Recall that the language of the (non-binding) resolution for the Green New Deal emphasizes the need for a “mobilization on a scale not seen since World War II.” That wartime mobilization hinged on the ability of the federal government to coerce the biggest industrial companies of that era — including Ford Motor Co. and General Motors — to shift their production lines away from passenger cars and other consumer goods and toward tanks, guns, and airplanes. The Green New Deal would require a similar blurring of the lines between government and industry. And charming as they may be, tiny electric cooperatives such as Garland Light & Power, in Powell, Wyo., which has about 1,600 member-owners, won’t be of much use in transforming the American electric grid. Instead, it’s easy to imagine that rural cooperatives will be taken over by the big utilities or the federal government in the headlong pursuit of a lower-carbon economy.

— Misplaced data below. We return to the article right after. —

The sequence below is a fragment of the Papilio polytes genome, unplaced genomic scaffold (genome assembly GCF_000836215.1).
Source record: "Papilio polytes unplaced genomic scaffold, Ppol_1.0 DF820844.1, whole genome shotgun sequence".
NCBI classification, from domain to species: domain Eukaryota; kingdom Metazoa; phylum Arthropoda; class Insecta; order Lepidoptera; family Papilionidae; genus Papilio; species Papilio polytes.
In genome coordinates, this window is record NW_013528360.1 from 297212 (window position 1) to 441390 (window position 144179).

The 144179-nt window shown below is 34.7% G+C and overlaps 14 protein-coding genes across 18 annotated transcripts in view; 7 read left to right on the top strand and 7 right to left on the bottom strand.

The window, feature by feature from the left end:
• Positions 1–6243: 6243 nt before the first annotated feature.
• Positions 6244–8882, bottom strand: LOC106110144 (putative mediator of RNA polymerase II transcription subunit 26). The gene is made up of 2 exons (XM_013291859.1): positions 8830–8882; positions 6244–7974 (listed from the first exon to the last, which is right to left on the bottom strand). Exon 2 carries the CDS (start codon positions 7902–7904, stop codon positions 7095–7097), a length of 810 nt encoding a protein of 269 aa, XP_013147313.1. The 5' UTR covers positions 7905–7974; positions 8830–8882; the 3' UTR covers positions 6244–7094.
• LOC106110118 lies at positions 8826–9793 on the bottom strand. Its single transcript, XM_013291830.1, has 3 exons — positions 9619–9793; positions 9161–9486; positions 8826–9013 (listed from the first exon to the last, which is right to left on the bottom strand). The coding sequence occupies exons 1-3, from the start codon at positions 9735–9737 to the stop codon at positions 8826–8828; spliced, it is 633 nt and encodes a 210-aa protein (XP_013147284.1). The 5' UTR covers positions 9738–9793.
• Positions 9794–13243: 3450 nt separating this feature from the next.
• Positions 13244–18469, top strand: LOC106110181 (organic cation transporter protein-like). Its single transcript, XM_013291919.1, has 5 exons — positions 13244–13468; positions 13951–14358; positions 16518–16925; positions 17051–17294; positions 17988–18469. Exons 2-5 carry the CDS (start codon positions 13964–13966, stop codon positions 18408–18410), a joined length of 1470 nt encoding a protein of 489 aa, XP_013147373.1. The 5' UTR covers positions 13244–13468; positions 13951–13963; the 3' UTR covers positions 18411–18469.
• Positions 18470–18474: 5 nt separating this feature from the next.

Furthermore, if the all-renewable push becomes a reality, rural America will be forced to accept thousands of miles of new high-voltage transmission lines, as well as massive amounts of new wind and solar generation capacity.
In short, what’s old is new again. During the 1930s, the U.S. was rapidly urbanizing and rural areas were being left behind. That same rural–urban divide continues to be a defining element of American politics today. Rayburn and his allies pushed for rural electrification because they knew that without it, their constituents would always be second-class citizens. Saddled with high-cost electricity or no electricity at all, residents of rural towns and villages across the country would never be on an equal footing with their urban counterparts.
If the Green New Deal becomes a reality, the urban–rural divide will only grow more stark. And rural Americans will be among those paying the highest prices.
Editor’s Note: This piece has been emended since its original posting.